For those eagle eyes, I used a silicone baking sheet the second time. I didn’t notice a difference on the bottom of the strudel so your choice.
So what was the verdict you ask? The Mister said it was exactly the way he remembered it. MIL said the dough was spot on although. The dough needed a few more layers so that led to an increase in dough ingredients in the final recipe. Verdict on the second one? I got a gold star from MIL since it was right on the money and now we can all enjoy Gram’s apple strudel.
So how would I rate this whole process? In all honesty, I didn’t think it was as daunting as it all had seemed. Sure I had to learn some new techniques but really once I got down to it, learning curve wasn’t that steep. I got pretty good at stretching the dough by the second time that I was even able to get it thinner than the first one. Certainly a bit more work than making pie but both MIL and the Mister would much rather have apple strudel than apple pie. I think I might actually prefer the strudel over pie too. Certainly addictive.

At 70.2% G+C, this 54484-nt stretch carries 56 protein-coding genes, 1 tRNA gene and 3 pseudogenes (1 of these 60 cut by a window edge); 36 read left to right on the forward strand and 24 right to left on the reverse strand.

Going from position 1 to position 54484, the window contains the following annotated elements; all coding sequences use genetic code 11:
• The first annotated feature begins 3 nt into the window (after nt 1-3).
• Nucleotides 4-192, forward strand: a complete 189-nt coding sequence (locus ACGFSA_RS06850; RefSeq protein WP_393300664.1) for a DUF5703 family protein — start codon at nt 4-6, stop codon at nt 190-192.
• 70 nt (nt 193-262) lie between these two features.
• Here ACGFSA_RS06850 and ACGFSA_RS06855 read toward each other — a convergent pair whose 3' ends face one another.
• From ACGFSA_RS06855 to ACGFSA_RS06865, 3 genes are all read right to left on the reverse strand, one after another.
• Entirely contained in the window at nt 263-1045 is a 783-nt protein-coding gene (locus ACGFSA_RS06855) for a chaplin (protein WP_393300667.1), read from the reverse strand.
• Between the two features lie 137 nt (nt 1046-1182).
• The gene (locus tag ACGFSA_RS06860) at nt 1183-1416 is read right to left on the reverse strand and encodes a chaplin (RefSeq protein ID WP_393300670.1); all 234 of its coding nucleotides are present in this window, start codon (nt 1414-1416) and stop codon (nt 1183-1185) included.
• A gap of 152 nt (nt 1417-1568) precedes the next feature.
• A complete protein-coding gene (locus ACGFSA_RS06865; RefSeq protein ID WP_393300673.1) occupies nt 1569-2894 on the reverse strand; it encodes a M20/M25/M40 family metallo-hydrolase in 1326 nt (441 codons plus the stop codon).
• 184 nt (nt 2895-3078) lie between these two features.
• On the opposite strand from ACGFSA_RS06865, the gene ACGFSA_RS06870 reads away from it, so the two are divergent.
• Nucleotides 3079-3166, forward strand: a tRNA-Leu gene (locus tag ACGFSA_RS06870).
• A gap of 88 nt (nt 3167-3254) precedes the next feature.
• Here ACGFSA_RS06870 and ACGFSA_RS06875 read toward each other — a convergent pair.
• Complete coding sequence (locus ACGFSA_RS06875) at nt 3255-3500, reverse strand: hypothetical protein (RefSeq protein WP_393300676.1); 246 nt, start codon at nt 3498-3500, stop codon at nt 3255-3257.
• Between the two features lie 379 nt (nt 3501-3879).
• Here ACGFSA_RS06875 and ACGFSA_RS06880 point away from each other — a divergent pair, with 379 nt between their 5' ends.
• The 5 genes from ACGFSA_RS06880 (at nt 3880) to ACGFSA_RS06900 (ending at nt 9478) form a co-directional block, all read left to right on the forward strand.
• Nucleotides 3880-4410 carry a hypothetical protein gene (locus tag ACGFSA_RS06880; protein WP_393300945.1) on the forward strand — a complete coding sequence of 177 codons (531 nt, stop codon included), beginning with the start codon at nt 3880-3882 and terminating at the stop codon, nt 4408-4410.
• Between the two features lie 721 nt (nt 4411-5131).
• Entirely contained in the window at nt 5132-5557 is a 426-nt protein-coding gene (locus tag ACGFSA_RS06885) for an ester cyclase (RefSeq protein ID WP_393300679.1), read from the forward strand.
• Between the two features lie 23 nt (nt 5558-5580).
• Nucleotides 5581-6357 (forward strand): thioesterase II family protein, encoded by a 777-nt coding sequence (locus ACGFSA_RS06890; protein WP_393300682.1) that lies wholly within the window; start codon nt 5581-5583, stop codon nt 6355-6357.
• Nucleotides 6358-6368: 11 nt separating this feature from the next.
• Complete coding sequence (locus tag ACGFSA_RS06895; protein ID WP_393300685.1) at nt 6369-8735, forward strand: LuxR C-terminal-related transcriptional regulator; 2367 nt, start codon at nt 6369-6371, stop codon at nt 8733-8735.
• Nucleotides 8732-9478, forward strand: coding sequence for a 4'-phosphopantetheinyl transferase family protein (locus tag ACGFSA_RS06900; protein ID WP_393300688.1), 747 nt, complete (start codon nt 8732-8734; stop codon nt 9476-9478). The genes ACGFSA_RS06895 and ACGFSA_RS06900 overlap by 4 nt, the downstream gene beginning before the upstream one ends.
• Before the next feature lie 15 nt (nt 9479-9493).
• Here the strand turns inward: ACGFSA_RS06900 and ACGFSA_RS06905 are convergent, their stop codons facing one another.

Hope everyone has begun thinking about Thanksgiving, just around the corner!
- Strudel Dough (for 1 strudel)
- 1/2 stick unsalted butter, melted
- Water, enough to make 1 C liquid when added to the melted butter
- 3/4 tsp apple cider vinegar
- 2 1/4 C all purpose flour
- 1/2 tsp salt
- 1 tsp sugar
- Apple Filling (for 1 strudel)
- 5 cups (~2 lb) apples, peeled, cored, cut into 1/2-inch cubes
- 3/4 C sugar
- 1/4 C fine bread crumbs
- 1 Tbsp cinnamon
- Crisco/Butter Wash
- 3 Tbsp unsalted butter
- 3 Tbsp Crisco
- In a food processor using the metal blade, add dry ingredients and pulse several times to blend. Add vinegar to butter-water mixture and stir to combine. While the food processor is running, slowly add liquid. Run until dough forms a ball.
- On lightly floured surface, knead dough 10 times then beat dough with a rolling pin for 10 times. Alternate between kneading and pounding for 15 minutes. Dough will become bumpy (bubbly) on the surface and soft.
- Rest dough in a well-oiled bowl, making sure to turn cover entire dough with oil. Let rest in a warm area for at least 2 hours.
- Dough will be supple and smooth at the end of rest period. Dough should stretch easily when slightly pulled.
- While dough is resting, prep work area and prepare filling.